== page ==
This must-read book is a rallying cry for non-binary self-acceptance, self-appreciation, and celebration. It is candid, humorous, and beautifully headstrong.

What It Feels Like for a Girl - Paris Lees

Byron, a thirteen-year-old, must escape and doesn't care how. Sick of getting beaten up by boys after school.  Sick of their weightlifting, womanising dad, Gaz, and their irritable mother, Shirley Valentine to Turkey. They are tired of all the people in Hucknall who shuffle around like the walking dead and complain about how they can't afford to renovate their kitchens or leave their marriages because they're too afraid to do so.

There is an entire world to discover in the new millennium, Madonna's song "Music" is at the top of the charts, and Byron is prepared to beg, steal, and skank his way onto a hedonistic rollercoaster. When Byron slips into Nottingham's dynamic underbelly and finds Lady Die, the best podium dancer in the East Midlands, life bursts like an ecstasy surge. But when the comedown finally sets in, Byron has a life-altering meeting that shocks them.

Girlhood - Melissa Febos

Author Melissa Febos, whose work has received widespread recognition, investigates the stories women are given about what it means to be a woman and what it takes to break free from those stories in her compelling new book.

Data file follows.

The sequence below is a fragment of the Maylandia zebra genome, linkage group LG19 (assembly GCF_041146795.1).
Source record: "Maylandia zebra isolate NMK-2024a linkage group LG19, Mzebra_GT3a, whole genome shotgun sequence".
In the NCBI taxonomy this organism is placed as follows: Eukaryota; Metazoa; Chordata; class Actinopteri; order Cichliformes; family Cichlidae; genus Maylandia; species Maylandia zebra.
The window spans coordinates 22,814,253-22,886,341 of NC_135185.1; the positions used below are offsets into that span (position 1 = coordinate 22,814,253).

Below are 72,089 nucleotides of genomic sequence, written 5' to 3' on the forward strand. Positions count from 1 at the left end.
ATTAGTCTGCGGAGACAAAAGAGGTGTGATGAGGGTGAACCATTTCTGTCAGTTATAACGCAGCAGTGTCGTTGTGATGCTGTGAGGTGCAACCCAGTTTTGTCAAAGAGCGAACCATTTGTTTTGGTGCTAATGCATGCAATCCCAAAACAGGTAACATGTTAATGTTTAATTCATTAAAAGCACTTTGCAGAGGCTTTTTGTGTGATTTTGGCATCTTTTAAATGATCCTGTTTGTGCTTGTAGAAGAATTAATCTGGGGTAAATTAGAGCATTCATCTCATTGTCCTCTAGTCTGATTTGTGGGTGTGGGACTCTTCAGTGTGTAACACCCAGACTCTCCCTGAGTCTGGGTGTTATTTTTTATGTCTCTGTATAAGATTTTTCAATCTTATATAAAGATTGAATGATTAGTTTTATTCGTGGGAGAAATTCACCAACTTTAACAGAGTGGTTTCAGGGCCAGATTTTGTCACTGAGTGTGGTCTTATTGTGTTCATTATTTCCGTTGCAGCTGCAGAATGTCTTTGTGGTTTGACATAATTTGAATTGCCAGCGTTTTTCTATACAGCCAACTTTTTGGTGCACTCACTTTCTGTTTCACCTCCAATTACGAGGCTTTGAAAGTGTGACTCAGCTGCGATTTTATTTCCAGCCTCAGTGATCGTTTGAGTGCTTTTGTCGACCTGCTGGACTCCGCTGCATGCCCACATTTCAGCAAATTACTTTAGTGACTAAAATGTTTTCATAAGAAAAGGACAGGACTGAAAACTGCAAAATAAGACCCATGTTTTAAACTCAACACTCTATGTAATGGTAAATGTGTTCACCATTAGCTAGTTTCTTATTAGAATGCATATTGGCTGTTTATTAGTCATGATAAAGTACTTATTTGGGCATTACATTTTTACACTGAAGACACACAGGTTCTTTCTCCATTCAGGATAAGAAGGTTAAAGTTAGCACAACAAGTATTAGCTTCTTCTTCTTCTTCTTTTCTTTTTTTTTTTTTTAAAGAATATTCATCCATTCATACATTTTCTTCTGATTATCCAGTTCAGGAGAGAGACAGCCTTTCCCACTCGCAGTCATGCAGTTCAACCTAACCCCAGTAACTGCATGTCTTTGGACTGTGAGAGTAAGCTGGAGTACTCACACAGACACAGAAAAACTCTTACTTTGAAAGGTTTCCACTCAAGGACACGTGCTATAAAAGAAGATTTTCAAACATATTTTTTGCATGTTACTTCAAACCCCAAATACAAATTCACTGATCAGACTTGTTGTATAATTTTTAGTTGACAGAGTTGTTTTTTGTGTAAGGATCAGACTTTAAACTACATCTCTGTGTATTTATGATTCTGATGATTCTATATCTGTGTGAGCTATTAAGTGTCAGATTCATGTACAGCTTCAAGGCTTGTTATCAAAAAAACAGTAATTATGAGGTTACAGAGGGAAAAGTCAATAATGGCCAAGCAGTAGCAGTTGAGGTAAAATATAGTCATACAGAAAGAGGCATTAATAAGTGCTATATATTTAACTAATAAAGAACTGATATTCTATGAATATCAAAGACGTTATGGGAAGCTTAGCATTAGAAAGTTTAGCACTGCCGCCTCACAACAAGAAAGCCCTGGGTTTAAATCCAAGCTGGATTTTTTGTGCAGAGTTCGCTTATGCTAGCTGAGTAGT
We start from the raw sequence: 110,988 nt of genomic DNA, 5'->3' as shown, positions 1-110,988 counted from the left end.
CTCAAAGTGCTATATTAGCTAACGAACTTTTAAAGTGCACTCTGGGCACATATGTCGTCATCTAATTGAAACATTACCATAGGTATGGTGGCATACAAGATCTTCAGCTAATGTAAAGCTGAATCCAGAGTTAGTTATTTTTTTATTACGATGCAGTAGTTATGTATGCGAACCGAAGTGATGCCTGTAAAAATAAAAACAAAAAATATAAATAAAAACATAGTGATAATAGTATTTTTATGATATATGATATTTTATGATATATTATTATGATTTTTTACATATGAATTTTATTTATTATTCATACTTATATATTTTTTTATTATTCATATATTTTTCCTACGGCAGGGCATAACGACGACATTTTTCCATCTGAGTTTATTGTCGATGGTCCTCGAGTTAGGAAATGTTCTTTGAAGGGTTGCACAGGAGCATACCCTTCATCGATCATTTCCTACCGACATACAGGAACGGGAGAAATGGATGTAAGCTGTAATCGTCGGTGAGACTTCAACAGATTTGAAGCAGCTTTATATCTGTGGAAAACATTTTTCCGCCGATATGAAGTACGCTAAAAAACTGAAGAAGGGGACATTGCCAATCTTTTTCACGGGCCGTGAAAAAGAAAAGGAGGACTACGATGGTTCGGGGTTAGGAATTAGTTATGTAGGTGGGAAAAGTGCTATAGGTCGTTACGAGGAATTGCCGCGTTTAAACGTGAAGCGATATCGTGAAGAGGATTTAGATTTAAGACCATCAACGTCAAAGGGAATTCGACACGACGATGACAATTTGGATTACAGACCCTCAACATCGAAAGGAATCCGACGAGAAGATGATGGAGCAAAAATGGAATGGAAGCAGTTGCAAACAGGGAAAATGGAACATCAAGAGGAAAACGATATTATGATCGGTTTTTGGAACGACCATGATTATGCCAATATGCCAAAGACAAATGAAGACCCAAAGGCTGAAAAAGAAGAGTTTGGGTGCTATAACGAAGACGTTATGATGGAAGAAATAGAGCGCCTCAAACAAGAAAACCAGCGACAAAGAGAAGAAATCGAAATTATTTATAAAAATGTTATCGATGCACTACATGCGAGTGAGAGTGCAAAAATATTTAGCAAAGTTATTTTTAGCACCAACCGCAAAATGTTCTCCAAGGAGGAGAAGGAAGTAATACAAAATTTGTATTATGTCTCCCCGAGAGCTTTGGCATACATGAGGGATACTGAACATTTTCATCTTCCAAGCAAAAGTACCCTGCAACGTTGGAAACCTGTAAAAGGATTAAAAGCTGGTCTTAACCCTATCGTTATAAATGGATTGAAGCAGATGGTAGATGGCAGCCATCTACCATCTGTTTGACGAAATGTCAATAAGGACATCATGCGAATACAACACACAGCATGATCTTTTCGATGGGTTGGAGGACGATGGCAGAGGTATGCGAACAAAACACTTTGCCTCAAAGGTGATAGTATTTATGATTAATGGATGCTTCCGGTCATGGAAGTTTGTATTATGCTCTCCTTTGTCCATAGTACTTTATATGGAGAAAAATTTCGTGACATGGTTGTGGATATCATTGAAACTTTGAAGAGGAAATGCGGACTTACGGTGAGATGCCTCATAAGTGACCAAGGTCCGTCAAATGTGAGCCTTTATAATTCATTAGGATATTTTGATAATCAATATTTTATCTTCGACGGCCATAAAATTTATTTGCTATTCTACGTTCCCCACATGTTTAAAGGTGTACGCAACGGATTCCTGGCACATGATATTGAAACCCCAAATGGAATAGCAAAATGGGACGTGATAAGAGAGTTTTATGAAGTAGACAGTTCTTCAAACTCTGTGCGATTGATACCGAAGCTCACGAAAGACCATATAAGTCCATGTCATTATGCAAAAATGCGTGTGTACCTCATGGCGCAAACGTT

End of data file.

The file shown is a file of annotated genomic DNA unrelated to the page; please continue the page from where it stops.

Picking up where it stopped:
When Febos' physique started to change at age eleven, she knew right once that her significance to other people had also changed. By her teen years, she had come to identify herself by these views and the passionate relationships she put herself into. After years of attempting to live up to others' expectations, Febos began to examine the stories she had been taught about herself as well as the habits and defences she had formed. She set out to redefine such values and beliefs because they did not prioritise her own safety, happiness, or independence, unlike the ideals that so many other women had received as girls.

Girlhood is a philosophical dissertation, a manifesto for women, and a piercing examination of the transitions into and out of girlhood, toward a chosen self, written with Febos' signature clarity, lyricism, and insight.

Black Girl, Call Home - Jasmine Mans

A remarkable poetry anthology about race, feminism, and queer identity is the work of spoken word artist Jasmine Mans.

Mans writes to refer to herself—and us—as home, with overtones of Gwendolyn Brooks and Sonia Sanchez. Each poem examines what it means to be an American and a daughter of Newark, as well as the challenging and rewarding journey toward adulthood for a young, queer Black woman.